The »Kulturhaus Abraxas« in Augsburg Germany is located in the Reese Barracks, a former officers barracks of the US armed forces. To create »SOAP A AND B« we were inspired by an old record found there. The LP »SOAP« is an album that was pressed by the US Special Services following a US Army band competition, the runner up winner of which was SOAP. The presence of this record here in Augsburg reminds us of a time when the presence of American soldiers was commonplace.
Though the soldiers might be gone from Augsburg, war is still very present in our lives, albeit a little further away from our own doorstep. Still the war machine oozes like an oil slick. It continues not only because world powers want to liberate the oppressed, but above all else to maintain the defense industry.
With our two works we want to encourage contemplation on this issue: that the better the war machine runs in a nation, the greater the prosperity and pleasure on the one hand, and yet the greater the misery and destruction on the other. It would seem that he who goes to war must have an urgent need for the finer things in life. The Beastie Boys were right: »you have to fight for your right to party«.
In the two works we use a repress of the album due to the original being scratched from improper intermediate storage in the attic. Since this was released as a double album, we are now able to also use the album of the first placed act »East of Underground«.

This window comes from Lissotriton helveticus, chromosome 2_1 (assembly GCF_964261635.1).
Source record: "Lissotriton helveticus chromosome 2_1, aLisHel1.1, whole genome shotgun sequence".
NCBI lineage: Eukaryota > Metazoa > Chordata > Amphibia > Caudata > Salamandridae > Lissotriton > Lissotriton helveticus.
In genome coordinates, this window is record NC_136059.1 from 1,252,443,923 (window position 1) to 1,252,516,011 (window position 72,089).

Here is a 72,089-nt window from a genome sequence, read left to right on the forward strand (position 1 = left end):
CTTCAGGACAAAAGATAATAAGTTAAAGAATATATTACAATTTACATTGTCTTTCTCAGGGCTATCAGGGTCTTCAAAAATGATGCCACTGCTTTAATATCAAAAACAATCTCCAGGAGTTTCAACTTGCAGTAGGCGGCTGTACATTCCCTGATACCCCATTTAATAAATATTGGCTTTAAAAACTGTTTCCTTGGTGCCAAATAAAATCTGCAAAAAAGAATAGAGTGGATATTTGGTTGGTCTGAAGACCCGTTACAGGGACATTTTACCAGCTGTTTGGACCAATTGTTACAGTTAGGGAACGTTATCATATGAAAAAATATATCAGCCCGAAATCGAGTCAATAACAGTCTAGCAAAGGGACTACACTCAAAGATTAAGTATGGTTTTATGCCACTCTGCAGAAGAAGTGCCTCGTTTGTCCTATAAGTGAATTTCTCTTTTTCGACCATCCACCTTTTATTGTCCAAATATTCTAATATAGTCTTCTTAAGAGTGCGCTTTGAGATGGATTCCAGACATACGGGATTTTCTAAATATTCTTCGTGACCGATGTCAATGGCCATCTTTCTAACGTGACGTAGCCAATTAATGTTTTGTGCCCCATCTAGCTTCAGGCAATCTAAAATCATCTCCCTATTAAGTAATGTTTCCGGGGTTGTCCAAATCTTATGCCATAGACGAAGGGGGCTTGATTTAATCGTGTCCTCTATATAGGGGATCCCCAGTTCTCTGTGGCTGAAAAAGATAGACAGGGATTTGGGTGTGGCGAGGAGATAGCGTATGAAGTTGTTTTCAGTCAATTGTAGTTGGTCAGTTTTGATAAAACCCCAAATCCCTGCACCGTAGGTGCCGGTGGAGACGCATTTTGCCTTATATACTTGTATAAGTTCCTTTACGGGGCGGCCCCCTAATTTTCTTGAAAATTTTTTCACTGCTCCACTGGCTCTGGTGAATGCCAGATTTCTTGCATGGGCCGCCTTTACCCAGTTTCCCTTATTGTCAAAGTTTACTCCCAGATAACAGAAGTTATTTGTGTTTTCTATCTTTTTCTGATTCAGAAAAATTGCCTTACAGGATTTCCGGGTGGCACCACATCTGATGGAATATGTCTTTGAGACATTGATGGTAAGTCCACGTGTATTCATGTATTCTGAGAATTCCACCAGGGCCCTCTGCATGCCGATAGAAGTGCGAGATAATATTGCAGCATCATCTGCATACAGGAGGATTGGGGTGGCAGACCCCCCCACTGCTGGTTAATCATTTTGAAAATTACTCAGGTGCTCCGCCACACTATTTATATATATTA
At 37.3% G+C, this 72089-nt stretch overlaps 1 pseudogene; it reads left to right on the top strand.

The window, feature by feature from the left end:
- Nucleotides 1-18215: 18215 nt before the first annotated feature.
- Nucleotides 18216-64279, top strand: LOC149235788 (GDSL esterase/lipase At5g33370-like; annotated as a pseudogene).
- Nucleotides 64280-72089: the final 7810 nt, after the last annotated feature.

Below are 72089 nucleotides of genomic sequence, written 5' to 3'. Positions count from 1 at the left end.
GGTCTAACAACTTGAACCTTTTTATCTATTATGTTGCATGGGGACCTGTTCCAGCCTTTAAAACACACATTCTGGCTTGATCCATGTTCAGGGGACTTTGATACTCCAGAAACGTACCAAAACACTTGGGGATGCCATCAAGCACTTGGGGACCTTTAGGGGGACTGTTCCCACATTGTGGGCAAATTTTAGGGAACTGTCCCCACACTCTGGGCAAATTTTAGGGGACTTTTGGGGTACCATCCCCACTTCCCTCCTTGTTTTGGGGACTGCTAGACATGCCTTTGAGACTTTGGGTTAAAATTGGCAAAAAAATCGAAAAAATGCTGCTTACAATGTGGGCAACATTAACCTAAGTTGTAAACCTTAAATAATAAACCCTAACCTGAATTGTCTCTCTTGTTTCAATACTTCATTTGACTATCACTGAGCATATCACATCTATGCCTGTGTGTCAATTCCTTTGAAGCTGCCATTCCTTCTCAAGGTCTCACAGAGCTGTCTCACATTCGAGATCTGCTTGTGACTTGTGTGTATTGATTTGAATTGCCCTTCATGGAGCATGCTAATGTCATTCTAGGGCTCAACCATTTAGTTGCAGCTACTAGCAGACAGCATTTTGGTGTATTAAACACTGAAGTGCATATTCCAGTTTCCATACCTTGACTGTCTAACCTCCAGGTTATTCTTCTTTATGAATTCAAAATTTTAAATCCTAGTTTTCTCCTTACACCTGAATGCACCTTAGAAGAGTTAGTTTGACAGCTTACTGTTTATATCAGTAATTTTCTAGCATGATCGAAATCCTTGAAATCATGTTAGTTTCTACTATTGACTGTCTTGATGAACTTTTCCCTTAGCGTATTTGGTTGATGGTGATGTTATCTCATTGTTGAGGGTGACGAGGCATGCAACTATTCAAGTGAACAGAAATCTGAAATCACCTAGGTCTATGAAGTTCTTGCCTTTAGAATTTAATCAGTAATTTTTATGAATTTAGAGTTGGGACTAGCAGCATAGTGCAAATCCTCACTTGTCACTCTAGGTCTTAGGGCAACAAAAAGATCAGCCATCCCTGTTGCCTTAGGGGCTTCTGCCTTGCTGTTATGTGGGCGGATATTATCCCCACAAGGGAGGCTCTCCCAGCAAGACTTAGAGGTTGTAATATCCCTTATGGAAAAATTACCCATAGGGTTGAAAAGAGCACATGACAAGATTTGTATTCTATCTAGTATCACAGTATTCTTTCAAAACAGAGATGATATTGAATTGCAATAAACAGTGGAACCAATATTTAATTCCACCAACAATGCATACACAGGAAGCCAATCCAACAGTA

The carousel is a classic symbol of the entertainment and leisure industry. It also evokes the American county fairs that were held each year here in Augsburg where you could find these rides. The festivals were a unique example of shared festivity between occupiers and their liberated. Our Carousel is a modified record player on which the LP “SOAP” plays back unaltered. At second glance, you realize that we have exchanged the usually colorful and cheerful-looking ponies and cars for black 3D printed symbols of warfare.
“RPM” stands for the revolutions of a record per minute, as well as for the number of bullets that can be fired per minute from an automatic firearm (rounds per minute). This play on words inspired us to develop a special interactive timeline: The visitor can navigate through the history of war activity over the past 50 years using the built-in ammunition box slider. The rotational speed of the disk varies depending on the intensity of war, which we derive from the war casualties per day in a given year. With this we evoke the ambivalent relationship between the input and output of wars in general.